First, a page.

Rolling on...

The brakes on one of our vehicles were making a racket and I drove it in to a local brake shop. After the car was put on the lift, the attendant came back and said that the front brakes were quite worn and would need to be replaced. That was fine. Had the job done and didn't think about it again until I brought the car in for scheduled oil change and maintenance at the dealer a little over two months later.

Drove the car to the dealer which was about 20 miles away (but their dealership is so worth it!). After the servicing began, the service rep came to chat with me and said that the back brakes were almost completely worn. In fact, the left rear brake would have to be replaced within the next 1,000 miles for safe driving. What? I just had the brakes done. Told the dealer to just give me a quote and I wanted to check the paperwork from the brake job done just over 60 days prior. There is no way there could have been that much wear in that short amount of time.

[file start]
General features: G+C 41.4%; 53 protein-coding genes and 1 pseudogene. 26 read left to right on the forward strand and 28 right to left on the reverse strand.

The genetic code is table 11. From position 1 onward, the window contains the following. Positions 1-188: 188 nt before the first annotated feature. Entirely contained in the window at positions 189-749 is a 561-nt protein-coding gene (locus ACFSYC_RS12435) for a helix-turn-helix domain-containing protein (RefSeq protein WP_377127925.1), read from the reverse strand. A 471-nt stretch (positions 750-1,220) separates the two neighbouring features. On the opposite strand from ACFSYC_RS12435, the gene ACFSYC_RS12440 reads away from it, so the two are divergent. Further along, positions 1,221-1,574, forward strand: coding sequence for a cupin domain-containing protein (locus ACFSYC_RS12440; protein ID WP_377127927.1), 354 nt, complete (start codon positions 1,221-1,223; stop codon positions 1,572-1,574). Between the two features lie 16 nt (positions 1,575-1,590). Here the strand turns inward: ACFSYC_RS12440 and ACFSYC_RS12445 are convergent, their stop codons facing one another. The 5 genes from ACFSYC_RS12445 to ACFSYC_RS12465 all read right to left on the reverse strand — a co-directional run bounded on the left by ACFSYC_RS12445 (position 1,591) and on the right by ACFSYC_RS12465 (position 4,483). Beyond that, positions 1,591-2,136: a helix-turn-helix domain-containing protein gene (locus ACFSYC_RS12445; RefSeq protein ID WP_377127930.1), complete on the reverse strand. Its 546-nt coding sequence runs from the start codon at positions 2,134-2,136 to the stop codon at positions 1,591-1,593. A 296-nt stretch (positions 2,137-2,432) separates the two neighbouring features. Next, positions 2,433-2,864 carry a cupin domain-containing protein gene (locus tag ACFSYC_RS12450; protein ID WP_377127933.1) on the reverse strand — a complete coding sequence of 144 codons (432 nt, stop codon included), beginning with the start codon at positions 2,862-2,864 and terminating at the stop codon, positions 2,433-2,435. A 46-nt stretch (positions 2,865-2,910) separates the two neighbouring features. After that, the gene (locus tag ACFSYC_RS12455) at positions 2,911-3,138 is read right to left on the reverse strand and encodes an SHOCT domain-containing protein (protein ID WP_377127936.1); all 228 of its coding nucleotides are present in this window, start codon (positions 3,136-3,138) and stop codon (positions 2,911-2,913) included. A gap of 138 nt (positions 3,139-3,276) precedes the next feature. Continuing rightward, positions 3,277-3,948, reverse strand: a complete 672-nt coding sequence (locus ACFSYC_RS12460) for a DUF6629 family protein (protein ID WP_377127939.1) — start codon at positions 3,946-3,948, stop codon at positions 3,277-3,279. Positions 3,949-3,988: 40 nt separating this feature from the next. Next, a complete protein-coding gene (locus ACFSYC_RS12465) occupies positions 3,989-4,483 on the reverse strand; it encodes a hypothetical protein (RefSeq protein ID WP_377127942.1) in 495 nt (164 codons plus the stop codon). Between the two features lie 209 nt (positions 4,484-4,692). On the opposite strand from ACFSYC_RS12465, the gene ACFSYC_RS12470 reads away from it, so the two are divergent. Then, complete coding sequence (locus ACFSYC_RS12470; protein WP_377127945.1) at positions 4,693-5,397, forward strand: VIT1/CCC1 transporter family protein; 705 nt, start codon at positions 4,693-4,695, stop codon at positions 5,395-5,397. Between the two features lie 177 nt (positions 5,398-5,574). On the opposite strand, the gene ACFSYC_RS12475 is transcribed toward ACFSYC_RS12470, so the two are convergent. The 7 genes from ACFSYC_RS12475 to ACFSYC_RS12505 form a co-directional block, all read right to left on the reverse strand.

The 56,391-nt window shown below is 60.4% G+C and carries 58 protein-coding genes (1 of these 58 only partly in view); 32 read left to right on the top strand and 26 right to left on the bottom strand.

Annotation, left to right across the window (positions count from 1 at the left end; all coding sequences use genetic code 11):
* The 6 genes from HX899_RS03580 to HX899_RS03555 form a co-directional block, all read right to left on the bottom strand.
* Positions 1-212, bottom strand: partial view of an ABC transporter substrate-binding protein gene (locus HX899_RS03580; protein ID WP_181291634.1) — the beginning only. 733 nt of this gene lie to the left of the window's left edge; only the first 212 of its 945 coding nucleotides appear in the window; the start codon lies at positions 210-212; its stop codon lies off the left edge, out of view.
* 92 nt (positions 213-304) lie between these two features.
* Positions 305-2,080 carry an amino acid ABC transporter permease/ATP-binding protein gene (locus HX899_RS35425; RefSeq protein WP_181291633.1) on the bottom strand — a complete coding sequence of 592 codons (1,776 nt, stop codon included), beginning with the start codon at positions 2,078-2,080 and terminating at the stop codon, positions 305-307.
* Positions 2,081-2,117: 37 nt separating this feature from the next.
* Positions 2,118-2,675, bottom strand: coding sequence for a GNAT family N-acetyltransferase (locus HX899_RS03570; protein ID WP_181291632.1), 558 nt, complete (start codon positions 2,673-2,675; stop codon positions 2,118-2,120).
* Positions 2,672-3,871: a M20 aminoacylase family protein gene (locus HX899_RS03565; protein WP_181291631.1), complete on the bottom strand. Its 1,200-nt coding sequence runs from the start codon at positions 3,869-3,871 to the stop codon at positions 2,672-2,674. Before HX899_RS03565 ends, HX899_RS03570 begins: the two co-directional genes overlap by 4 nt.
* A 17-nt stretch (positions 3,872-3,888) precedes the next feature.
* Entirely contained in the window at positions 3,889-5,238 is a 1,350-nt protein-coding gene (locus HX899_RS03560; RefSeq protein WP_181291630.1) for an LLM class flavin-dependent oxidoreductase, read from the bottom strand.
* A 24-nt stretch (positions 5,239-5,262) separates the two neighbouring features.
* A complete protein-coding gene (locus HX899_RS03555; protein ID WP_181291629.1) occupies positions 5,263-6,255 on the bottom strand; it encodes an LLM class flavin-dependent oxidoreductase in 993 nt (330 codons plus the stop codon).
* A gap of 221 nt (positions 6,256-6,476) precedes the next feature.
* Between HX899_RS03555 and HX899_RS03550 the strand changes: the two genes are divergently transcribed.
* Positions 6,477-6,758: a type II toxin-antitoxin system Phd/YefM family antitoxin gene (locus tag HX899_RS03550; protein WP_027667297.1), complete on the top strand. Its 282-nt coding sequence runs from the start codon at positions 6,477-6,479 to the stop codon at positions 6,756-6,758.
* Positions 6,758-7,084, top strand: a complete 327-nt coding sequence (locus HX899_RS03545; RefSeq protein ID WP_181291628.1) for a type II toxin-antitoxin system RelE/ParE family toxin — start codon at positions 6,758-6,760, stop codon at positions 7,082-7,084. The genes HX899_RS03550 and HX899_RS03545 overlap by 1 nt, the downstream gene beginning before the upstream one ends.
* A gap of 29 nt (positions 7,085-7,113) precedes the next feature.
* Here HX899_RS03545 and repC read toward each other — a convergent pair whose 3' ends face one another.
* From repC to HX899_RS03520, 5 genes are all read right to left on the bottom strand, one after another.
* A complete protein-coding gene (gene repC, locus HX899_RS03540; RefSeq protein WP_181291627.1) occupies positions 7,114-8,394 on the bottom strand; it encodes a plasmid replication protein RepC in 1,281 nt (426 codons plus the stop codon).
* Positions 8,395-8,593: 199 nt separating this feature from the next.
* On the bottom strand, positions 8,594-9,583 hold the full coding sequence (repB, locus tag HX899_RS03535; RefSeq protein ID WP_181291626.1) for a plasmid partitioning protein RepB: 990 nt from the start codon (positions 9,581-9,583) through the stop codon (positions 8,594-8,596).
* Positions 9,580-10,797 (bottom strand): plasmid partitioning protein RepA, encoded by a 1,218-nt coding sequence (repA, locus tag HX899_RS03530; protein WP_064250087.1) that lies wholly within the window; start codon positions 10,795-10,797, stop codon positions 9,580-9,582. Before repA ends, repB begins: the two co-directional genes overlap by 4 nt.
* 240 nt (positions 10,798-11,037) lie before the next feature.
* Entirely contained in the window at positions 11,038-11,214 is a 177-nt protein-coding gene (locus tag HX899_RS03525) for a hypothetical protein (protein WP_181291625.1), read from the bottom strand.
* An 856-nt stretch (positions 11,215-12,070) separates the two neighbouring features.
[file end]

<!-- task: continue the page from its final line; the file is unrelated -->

When I got home, sure enough, the invoice was for only the front brakes. The local shop didn't even check the back brakes, even though I told them I wasn't sure what was wrong or what was causing the noise. The shop could have DOUBLED their sale with me if only they had thought to upsell me on all four brakes.

Think I went back to the local shop to have the back brakes done? No way! I trekked it to the dealer who was looking out for my best interests.

These are occasions where the sellers would have helped serve the customer better by upselling to offer what really met the customer's needs and wants.

Source

Upselling Examples